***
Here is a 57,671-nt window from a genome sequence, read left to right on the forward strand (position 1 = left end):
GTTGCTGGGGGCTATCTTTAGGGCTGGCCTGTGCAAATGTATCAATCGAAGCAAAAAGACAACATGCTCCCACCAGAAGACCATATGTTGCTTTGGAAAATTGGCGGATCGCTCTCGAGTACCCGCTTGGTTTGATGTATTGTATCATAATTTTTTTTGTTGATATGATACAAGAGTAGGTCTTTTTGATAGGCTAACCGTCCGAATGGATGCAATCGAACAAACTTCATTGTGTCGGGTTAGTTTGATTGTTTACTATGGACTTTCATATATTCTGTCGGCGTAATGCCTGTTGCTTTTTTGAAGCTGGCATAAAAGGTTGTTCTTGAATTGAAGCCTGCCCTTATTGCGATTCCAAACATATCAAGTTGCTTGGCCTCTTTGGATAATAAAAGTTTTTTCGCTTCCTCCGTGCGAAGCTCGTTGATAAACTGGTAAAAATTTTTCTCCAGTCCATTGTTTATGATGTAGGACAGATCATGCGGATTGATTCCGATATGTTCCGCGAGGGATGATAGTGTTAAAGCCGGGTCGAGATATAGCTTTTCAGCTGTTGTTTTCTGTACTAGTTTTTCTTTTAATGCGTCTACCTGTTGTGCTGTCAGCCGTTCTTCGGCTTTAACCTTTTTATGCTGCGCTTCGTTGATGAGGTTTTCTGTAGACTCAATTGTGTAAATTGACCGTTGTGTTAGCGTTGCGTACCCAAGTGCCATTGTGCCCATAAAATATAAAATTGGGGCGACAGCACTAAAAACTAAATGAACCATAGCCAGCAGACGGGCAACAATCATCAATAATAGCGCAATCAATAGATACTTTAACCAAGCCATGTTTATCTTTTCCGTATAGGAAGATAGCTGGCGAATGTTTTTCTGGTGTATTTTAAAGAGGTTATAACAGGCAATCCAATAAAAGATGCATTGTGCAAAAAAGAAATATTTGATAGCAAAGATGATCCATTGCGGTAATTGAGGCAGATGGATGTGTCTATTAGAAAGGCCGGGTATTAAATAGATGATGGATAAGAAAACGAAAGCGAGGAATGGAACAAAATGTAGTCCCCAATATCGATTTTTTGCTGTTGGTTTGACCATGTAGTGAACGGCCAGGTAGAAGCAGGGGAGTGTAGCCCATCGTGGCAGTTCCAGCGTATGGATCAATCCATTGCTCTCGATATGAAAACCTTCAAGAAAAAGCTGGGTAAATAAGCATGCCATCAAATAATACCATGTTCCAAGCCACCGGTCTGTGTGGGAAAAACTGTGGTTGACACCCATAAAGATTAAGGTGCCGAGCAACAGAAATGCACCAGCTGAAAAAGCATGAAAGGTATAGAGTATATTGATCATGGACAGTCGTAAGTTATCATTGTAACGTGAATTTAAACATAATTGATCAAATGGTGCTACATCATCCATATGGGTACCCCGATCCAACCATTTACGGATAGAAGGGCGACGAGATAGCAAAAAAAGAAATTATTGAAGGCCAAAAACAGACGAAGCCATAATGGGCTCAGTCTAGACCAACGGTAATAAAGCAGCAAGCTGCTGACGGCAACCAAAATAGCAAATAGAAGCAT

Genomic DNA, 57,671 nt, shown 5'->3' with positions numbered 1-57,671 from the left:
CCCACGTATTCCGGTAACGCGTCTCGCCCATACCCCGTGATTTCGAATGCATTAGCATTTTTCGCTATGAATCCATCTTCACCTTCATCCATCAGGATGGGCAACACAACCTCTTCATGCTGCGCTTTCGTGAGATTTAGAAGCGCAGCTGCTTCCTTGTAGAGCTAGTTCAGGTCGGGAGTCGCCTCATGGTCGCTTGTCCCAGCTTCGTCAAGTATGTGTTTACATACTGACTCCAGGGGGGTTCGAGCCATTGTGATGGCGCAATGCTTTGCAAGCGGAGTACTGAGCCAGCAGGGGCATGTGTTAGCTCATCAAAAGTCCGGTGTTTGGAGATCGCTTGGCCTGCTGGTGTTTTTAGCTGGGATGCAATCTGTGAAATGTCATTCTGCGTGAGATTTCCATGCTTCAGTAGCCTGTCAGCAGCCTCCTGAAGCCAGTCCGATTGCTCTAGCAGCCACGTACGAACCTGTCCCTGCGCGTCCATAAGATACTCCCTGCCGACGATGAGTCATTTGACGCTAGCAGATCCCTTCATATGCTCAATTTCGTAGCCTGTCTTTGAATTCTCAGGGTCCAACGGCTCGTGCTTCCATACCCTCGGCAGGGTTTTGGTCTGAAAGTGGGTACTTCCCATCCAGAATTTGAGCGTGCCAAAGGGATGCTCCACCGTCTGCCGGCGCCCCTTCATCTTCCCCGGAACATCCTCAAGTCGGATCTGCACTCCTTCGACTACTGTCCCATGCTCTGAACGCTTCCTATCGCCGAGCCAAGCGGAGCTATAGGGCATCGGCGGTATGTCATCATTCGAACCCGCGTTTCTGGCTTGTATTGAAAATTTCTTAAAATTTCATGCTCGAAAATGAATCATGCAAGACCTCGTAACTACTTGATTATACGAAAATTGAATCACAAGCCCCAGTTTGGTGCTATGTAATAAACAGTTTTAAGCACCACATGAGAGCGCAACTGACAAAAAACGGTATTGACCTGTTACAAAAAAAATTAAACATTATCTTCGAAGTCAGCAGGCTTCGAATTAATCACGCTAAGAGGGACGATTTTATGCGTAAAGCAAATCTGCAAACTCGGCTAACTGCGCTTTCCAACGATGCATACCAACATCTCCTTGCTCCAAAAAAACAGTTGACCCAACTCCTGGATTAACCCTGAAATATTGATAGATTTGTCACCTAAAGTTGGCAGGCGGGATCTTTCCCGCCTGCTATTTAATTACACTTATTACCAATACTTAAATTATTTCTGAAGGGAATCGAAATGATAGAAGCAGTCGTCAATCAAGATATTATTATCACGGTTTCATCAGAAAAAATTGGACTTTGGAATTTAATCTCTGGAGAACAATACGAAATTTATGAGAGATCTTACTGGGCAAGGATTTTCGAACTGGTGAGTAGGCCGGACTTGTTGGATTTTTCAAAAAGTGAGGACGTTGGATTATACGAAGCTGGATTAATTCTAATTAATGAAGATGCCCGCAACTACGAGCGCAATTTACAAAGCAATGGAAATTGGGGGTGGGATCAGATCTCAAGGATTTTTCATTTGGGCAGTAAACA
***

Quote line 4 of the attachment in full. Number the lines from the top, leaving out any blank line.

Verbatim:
CCCACGTATTCCGGTAACGCGTCTCGCCCATACCCCGTGATTTCGAATGCATTAGCATTTTTCGCTATGAATCCATCTTCACCTTCATCCATCAGGATGGGCAACACAACCTCTTCATGCTGCGCTTTCGTGAGATTTAGAAGCGCAGCTGCTTCCTTGTAGAGCTAGTTCAGGTCGGGAGTCGCCTCATGGTCGCTTGTCCCAGCTTCGTCAAGTATGTGTTTACATACTGACTCCAGGGGGGTTCGAGCCATTGTGATGGCGCAATGCTTTGCAAGCGGAGTACTGAGCCAGCAGGGGCATGTGTTAGCTCATCAAAAGTCCGGTGTTTGGAGATCGCTTGGCCTGCTGGTGTTTTTAGCTGGGATGCAATCTGTGAAATGTCATTCTGCGTGAGATTTCCATGCTTCAGTAGCCTGTCAGCAGCCTCCTGAAGCCAGTCCGATTGCTCTAGCAGCCACGTACGAACCTGTCCCTGCGCGTCCATAAGATACTCCCTGCCGACGATGAGTCATTTGACGCTAGCAGATCCCTTCATATGCTCAATTTCGTAGCCTGTCTTTGAATTCTCAGGGTCCAACGGCTCGTGCTTCCATACCCTCGGCAGGGTTTTGGTCTGAAAGTGGGTACTTCCCATCCAGAATTTGAGCGTGCCAAAGGGATGCTCCACCGTCTGCCGGCGCCCCTTCATCTTCCCCGGAACATCCTCAAGTCGGATCTGCACTCCTTCGACTACTGTCCCATGCTCTGAACGCTTCCTATCGCCGAGCCAAGCGGAGCTATAGGGCATCGGCGGTATGTCATCATTCGAACCCGCGTTTCTGGCTTGTATTGAAAATTTCTTAAAATTTCATGCTCGAAAATGAATCATGCAAGACCTCGTAACTACTTGATTATACGAAAATTGAATCACAAGCCCCAGTTTGGTGCTATGTAATAAACAGTTTTAAGCACCACATGAGAGCGCAACTGACAAAAAACGGTATTGACCTGTTACAAAAAAAATTAAACATTATCTTCGAAGTCAGCAGGCTTCGAATTAATCACGCTAAGAGGGACGATTTTATGCGTAAAGCAAATCTGCAAACTCGGCTAACTGCGCTTTCCAACGATGCATACCAACATCTCCTTGCTCCAAAAAAACAGTTGACCCAACTCCTGGATTAACCCTGAAATATTGATAGATTTGTCACCTAAAGTTGGCAGGCGGGATCTTTCCCGCCTGCTATTTAATTACACTTATTACCAATACTTAAATTATTTCTGAAGGGAATCGAAATGATAGAAGCAGTCGTCAATCAAGATATTATTATCACGGTTTCATCAGAAAAAATTGGACTTTGGAATTTAATCTCTGGAGAACAATACGAAATTTATGAGAGATCTTACTGGGCAAGGATTTTCGAACTGGTGAGTAGGCCGGACTTGTTGGATTTTTCAAAAAGTGAGGACGTTGGATTATACGAAGCTGGATTAATTCTAATTAATGAAGATGCCCGCAACTACGAGCGCAATTTACAAAGCAATGGAAATTGGGGGTGGGATCAGATCTCAAGGATTTTTCATTTGGGCAGTAAACA